How Anthony Edwards became must-see TV during (and after) Wolves games (2024)

MINNEAPOLIS — Anthony Edwards has just staved off elimination and avoided a sweep in the Western Conference finals, finally solving the Dallas Mavericks’ crunchtime puzzle that plagued the Minnesota Timberwolves for the first three games of this best-of-seven series.

In a callback to their news conference after sweeping the Phoenix Suns last month, Edwards jokes with big man Karl-Anthony Towns about fouling out of Tuesday’s season-saving victory, which earns a solid chuckle from those in the press room. The guard also provides insight about his approach in the clutch, playing with joy and trying to find that against Dallas. But these are the vegetables on the plate, and everybody — assembled media and viewers at home — is waiting for the steak.


Finally, Edwards delivers.

As Towns finishes answering a question, Edwards grabs the mic stand with his right hand and looks off to his left, where his beloved starting point guard waits to take the podium next.

Mike Conley’s over here, y’all,” Edwards said. “Y’all got any questions for Mike? Y’all want to ask me about Mike? Anybody want to ask me about Mike? Bite Bite?”

The Athletic’s Jon Krawczynski starts asking Edwards about how Conley (whom Edwards refers to as “Bite Bite”) played in the first half, and Edwards cuts him off halfway through the question.

“Mike is old as f—.”

The room erupts in laughter as Conley’s disembodied voice reacts with, “Damn!” Edwards continues.

“And he was getting downhill, laying the ball up, so shoutout to Bite Bite, and he’s coming in here with these clown pants on. So, y’all about to see him in a minute, but that’s my OG. That’s my point guard. He played great tonight, and I couldn’t ask nothing more from him. So, thank you, Mike Conley.”

Conley — and his “clown pants” — then sit next to Towns as Edwards remains standing, fielding more questions. He details an interaction with Dallas Cowboys linebacker Micah Parsons following Minnesota’s victory and is asked about telling Parsons that he’ll bring him some AE1s — Edwards’ signature shoe with Adidas — for Game 6 in Dallas. Of course, the Wolves must win Game 5 in Minneapolis for that to happen, and only 11 of the 155 teams down 3-0 in NBA playoff history have ever forced a Game 6.

A reporter asks Edwards where that confidence comes from, hearkening back to the second round, when Edwards told a locker room attendant in Denver that he’d see them again for Game 7 when the Wolves needed to stave off elimination at home in Game 6.

“What am I supposed to say? I’m supposed to say, ‘We’re gonna lose Game 5?’ No, I’m not gonna never say that,” Edwards said. “Micah Parsons, he was rocking the AE1s, and I told him he wears a size 14. I’ll bring him back some nice shoes for Game 6.”

Anthony Edwards on his confidence saying he’ll see them for Game 6: What am I supposed to say? I’m supposed to say we gonna lose Game 5? No. I’m not gonna never say that.

— Nadine Babu (@NadineBabu) May 29, 2024

Edwards and Towns exit, but Edwards keeps heckling Conley before the 36-year-old finally requests being left alone.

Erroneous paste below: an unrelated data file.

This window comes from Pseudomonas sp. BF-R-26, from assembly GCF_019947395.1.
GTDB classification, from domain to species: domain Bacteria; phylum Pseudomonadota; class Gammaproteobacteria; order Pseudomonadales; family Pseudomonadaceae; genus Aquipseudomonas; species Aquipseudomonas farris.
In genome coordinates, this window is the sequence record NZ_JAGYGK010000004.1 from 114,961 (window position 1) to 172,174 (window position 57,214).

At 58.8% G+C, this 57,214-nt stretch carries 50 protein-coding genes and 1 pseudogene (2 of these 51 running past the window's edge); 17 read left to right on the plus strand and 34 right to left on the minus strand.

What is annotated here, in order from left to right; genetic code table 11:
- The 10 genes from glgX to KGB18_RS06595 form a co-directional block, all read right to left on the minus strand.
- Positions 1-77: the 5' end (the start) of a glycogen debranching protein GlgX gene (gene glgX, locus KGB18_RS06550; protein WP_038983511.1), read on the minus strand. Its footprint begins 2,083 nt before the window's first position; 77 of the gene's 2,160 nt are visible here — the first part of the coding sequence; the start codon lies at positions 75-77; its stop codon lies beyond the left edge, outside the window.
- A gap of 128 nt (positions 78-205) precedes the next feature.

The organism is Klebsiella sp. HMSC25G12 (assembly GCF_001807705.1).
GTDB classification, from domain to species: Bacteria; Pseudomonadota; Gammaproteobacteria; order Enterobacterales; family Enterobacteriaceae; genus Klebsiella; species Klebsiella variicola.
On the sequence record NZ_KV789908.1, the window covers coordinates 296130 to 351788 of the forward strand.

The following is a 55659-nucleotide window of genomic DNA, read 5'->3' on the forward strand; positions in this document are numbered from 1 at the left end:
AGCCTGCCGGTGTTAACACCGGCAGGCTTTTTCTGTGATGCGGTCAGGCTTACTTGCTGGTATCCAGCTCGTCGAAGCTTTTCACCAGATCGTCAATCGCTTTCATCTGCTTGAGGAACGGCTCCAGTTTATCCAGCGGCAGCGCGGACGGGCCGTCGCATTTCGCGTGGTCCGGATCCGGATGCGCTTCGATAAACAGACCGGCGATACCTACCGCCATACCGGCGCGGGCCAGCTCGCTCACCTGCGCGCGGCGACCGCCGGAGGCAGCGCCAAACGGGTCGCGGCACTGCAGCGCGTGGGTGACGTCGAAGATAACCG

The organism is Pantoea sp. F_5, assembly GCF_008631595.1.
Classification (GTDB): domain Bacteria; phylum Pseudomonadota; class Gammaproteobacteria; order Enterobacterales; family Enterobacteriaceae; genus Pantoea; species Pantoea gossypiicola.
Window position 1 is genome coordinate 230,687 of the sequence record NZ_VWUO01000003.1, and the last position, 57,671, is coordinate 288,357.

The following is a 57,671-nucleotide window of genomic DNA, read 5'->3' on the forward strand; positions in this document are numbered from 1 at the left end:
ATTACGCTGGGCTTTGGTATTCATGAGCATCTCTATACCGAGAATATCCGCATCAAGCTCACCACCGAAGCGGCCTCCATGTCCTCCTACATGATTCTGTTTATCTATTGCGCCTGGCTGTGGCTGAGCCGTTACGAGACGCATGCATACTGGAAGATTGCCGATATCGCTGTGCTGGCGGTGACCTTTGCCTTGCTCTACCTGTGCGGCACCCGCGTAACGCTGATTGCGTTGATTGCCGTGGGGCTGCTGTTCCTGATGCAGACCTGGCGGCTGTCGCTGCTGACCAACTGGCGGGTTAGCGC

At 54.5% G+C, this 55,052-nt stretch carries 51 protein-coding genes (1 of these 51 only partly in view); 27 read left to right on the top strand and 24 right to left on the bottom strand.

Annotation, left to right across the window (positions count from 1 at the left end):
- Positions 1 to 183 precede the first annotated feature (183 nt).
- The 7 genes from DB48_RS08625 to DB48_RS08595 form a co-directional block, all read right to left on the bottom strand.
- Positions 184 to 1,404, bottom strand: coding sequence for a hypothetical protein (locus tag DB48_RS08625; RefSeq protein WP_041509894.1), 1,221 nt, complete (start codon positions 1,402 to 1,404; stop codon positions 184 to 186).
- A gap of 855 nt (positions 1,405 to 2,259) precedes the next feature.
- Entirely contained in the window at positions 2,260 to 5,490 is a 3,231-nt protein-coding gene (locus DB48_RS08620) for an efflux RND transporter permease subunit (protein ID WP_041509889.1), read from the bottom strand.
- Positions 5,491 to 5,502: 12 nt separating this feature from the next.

That’s the Anthony Edwards postgame news conference experience in a nutshell. In a sports world of PR training, cliché soundbites and answers often designed to diffuse or prevent criticism, Edwards is almost shockingly genuine. Nothing is calculated, and everything is improvised. He has an authenticity that shouts out loud in a quiet classroom and levels it with laughter.

And basketball fans near and far are loving it.

Before Game 1 of the West finals, I was walking around Minneapolis, a city I lived in for four years during the Kevin Love-Ricky Rubio days, and was blown away by how the city has embraced this Wolves team. The fandom was always there, and it helped foster one of the better internet hoops communities in the late aughts and early 2010s — the Roaring Twenties of the sports blogging era. But the city was dominated by Vikings, Twins and Wild merchandise and clothing.


It’s funny how the tide has turned, culminating thus far in this conference finals run that included eliminating the defending champions.

Billboards with Edwards, Towns, Jaden McDaniels and the Wolves in general populated the rooftops like gargoyles. There’s a team mural that envelops the entire side of a building adjacent to Target Center. “NAZ REID” is written on the wall-sized windows of an abandoned retail spot downtown to recognize this season’s Sixth Man of the Year. Seemingly every crosswalk stoplight featured an LED message on a blue-and-green sign — the colors of the early incarnation of the Wolves’ expansion franchise. The message simply said: “Wolves back.”

The team’s merchandise is also now represented everywhere. A Wolves renaissance has taken over the Twin Cities as the franchise has finally provided something truly hopeful to root for, this season and beyond. But the reason can’t just be that the Wolves are good and reached the conference finals for the first time in two decades, right?

“It’s Ant,” one Wolves fan outside a late-night pizza spot explained to me as he expelled a plume of smoke from his lungs. “He’s [Kevin Garnett] all over again, but different.”

How is he different?